Plants of the genus Pereskia are the only cacti who have persistent non-succulent leaves. However, look for the tell-tale areoles from which their spines emerge. These plants live in tropical regions of the new world and may resemble shrubs, vines, or trees. It is thought that the cactus ancestor resembled Pereskia.


If you think you see any of these this week, share your observations with us. We’ll be keeping track here. Happy Cactaceae hunting!

Posted on February 07, 2016 09:26 AM by loarie loarie | 8 comments | Leave a comment

February 14, 2016

Its Salamander Week on iNaturalist! Feb 14 - 20, 2016

The Critter Calendar journeys from the arid deserts of the cacti to cool, damp forests and streams where there be salamanders!

Most salamanders (order Caudata) are shaped like lizards with long tails and short legs. But unlike lizards, salamanders are not reptiles. Reptiles evolved protective scaley skin, leathery egg shells, and other adaptations that allowed them to colonize the driest parts of the globe. But salamanders, frogs and other amphibians, with their moist and slimy skin and jelly-like eggs are tethered to moist climates.

Typically, salamanders are aquatic as juveniles and terrestrial as adults. Juvenile salamanders resemble tadpoles but usually have limbs and have feathery gills branching out behinds their heads. Some salamanders, like the vicious Amphiumas, are aquatic even as adults and have eel-like bodies with vestigial limbs. Some, like cave-dwelling Olm, are blind.

Salamanders range mostly through the northern hemisphere, going no further south than the Amazon basin and no further north than the Arctic tree line. They are absent from Australia, India, and sub-Saharan Africa. The greatest diversity of salamander species occurs in the Appalachian mountains of southeastern North America, where there has been a tremendous radiation of a group known as lungless salamanders (Plethodontidae). Lungless salamanders breathe only through their porous skin and membranes in their mouths, and have a distinctive nasolabial groove between the nostril and upper lip, which aids in chemoreception. Most do not have a larval phase; young emerge from eggs as miniature adults. The Appalachian mountains is also home to the huge aquatic Hellbender, one of three surviving ancient giant salamanders (Cryptobranchidae). The other two species are slightly larger and live in Japan and China.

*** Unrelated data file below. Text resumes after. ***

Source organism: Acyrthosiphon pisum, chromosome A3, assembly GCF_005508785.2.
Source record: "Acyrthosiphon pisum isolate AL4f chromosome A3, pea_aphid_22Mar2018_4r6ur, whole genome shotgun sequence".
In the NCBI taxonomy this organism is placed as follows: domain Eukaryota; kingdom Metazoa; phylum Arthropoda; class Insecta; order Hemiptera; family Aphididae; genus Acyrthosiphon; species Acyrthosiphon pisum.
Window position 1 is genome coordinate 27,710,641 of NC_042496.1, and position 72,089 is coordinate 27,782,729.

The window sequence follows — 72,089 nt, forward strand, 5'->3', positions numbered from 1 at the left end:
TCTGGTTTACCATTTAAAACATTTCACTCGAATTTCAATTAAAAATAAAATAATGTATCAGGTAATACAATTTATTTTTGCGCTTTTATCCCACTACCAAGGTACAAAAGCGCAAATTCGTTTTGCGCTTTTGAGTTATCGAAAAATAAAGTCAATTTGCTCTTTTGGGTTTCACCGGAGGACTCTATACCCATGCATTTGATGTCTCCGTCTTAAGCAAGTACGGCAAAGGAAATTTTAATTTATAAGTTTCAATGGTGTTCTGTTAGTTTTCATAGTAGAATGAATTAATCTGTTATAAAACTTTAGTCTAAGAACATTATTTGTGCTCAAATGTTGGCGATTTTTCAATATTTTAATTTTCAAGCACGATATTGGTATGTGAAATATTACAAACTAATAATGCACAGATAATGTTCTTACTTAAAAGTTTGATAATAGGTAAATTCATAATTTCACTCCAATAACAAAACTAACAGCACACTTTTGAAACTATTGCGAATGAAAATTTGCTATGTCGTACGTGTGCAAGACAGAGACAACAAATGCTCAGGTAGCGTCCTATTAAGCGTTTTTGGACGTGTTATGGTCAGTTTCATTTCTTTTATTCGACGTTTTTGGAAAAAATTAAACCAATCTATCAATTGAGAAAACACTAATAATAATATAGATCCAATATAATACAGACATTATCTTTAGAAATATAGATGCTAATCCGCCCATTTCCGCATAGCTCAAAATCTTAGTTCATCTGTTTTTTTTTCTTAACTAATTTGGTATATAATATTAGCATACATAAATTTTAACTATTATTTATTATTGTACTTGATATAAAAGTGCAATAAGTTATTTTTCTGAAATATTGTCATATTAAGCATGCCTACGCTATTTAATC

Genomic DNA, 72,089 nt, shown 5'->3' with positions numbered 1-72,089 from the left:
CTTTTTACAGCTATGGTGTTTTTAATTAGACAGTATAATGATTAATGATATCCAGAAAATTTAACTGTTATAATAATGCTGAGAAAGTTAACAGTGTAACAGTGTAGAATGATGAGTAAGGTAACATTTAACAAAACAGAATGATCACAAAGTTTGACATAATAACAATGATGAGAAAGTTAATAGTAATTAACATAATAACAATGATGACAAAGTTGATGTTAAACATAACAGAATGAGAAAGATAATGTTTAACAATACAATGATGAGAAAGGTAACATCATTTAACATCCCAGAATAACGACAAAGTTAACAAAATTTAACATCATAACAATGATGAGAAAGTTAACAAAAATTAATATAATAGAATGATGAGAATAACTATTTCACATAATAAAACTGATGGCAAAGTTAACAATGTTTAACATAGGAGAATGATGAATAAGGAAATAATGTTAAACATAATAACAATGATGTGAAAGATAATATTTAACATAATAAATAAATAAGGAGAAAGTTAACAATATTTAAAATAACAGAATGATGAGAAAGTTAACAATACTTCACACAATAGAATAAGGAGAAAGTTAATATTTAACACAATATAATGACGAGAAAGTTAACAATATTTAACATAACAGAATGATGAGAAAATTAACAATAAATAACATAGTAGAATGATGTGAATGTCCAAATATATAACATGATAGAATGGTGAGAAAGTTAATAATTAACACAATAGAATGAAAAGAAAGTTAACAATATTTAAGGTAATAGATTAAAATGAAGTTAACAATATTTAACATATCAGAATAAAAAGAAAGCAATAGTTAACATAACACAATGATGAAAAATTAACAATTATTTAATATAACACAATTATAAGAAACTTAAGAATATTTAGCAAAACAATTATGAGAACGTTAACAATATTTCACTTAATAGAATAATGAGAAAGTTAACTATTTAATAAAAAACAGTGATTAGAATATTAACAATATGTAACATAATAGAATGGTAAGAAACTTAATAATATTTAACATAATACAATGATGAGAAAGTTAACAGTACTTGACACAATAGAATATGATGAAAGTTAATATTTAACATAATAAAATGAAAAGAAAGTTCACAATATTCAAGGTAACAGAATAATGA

Whereas the lungless salamanders are mostly confined to North America, the family Salamandridae, often known as newts, are common both in North America and Europe. Newts lack the costal grooves seen in most other salamanders and normally have pebbly rather than smooth skin. Many newts are toxic and have evolved bright aposematic coloration to warn predators. The skin of the Fire Salamander from Europe, for example, has bright yellow markings against a black ground color.




Winter and spring are of the best time to see many salamanders because they must migrate to breeding pools and streams, which have filled with rainwater. Salamanders of the genus Ambystoma, such as the Marbled Salamander, spend most of the year in underground burrows, eating invertebrates, but they too must migrate and can often be found on rainy nights. The famed Axolotl of Mexico belongs to the same genus but never goes through metamorphosis - it retains its feathery gills and lives aquatically its entire life.


If you think you see any of these this week, share your observations with us. We’ll be keeping track here. And remember that salamanders, while cute, are fragile creatures and many are protected under law - something to keep in mind if you feel like handling one. Happy Salamander hunting!

Posted on February 14, 2016 08:48 AM by loarie loarie | 9 comments | Leave a comment

February 18, 2016

Observation of the Week, 2/10/16

This Giraffe Weevil seen by nlblock in Madagascar is our Observation of the Week!

When recalling his family’s road trips to places like Yosemite National Park and the Grand Canyon, Nick Block (@nlblock) says “I don’t know why, but I always wanted to put a name on everything I saw.” With some field guides and a cheap pair of binoculars as his companions, he became hooked on birding as a young teenager, especially after attending a ranger’s talk about birding at Big Bend National Park: “I had no idea so many people shared my interests! And listing! Making the interest into a bit of a competition sent me over the edge, and I've been a hardcore birder ever since.”

As a grad student Nick studied birds (of course), and his interest in avian phylogenetics and speciation took him to Madagascar on a couple of occasions. His focus on research took up most of his time there, but on his last morning in Ranomafana National Park he asked Haja (a guide) if it was possible to see a Giraffe Weevil and a Mantella frog - two iconic Madagascar animals. “Of course!” was the response. They went to a well-known tree by the visitor center and “in no time at all, Haja had located a male weevil. What an amazing creature!” Male Giraffe Weevils use their long necks (which are 2-3 times longer than the necks of females) for fighting over mates. After mating, a female Giraffe Weevils will fold a leaf into an elaborate cigar-shaped pouch into which she lays a single egg. She’ll then bite the leaf off the tree, where it will fall to the forest floor and be used as food for the larva.

And yes, and not too much later Haja was able to find Nick a Mantella frog: